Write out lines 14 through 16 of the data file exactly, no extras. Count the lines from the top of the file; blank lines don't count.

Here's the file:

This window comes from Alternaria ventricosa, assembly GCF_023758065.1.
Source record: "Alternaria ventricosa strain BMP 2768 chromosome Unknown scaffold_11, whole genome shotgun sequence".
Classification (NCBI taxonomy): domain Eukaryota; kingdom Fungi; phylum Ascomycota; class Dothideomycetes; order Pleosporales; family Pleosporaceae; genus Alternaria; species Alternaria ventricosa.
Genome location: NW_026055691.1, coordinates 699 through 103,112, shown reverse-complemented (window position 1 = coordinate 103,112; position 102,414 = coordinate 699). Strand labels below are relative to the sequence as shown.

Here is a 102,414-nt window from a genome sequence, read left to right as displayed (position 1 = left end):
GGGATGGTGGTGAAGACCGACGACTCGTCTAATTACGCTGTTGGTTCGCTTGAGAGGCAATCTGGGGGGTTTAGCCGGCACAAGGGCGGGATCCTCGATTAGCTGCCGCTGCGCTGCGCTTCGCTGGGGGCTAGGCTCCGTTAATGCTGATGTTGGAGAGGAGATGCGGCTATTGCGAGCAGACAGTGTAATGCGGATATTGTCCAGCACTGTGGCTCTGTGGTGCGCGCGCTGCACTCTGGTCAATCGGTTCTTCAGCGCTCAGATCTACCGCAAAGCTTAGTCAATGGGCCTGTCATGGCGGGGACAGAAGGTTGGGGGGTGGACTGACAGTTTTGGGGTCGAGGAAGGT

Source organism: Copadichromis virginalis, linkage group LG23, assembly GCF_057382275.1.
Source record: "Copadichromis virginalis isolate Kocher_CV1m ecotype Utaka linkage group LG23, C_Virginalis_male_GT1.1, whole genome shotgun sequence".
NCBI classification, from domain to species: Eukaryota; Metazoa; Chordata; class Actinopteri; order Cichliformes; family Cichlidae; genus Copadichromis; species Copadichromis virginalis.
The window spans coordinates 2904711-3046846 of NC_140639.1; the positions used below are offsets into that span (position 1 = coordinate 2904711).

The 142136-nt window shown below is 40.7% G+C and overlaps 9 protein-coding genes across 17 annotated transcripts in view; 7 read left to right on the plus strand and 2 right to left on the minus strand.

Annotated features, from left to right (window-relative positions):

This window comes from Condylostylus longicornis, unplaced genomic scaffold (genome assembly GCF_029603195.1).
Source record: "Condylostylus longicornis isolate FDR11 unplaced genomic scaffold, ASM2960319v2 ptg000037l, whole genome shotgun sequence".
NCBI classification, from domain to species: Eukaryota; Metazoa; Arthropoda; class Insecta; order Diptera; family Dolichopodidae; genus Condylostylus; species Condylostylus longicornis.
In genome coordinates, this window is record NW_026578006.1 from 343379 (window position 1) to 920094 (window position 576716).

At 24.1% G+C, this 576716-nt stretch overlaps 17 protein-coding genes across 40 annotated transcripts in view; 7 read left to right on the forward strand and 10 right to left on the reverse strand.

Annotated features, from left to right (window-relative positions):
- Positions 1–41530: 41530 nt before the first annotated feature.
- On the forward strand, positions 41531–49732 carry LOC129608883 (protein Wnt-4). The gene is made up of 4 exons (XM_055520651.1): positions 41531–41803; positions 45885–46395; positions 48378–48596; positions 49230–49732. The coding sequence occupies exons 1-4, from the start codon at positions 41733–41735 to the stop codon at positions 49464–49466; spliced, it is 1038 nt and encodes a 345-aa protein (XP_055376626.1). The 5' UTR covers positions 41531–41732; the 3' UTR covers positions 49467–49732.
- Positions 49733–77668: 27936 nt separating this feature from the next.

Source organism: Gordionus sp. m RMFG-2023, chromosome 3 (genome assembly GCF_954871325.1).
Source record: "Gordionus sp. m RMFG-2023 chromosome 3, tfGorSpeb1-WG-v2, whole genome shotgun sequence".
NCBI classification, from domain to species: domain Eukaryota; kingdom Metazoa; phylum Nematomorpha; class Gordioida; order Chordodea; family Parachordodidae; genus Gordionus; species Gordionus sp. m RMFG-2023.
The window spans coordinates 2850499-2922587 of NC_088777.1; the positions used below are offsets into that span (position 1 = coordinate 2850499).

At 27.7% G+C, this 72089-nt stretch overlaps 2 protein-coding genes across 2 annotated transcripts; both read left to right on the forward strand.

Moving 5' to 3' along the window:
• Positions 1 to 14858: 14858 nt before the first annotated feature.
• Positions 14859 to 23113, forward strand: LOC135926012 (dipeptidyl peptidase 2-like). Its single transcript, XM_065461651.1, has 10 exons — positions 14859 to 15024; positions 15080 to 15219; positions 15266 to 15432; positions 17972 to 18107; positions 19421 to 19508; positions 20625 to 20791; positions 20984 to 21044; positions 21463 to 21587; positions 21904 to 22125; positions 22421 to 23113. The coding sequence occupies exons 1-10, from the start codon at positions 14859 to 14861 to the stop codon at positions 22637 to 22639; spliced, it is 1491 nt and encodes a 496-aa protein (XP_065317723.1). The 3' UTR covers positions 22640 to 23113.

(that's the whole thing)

Source record: "Condylostylus longicornis isolate FDR11 unplaced genomic scaffold, ASM2960319v2 ptg000037l, whole genome shotgun sequence".
NCBI classification, from domain to species: Eukaryota; Metazoa; Arthropoda; class Insecta; order Diptera; family Dolichopodidae; genus Condylostylus; species Condylostylus longicornis.
In genome coordinates, this window is record NW_026578006.1 from 343379 (window position 1) to 920094 (window position 576716).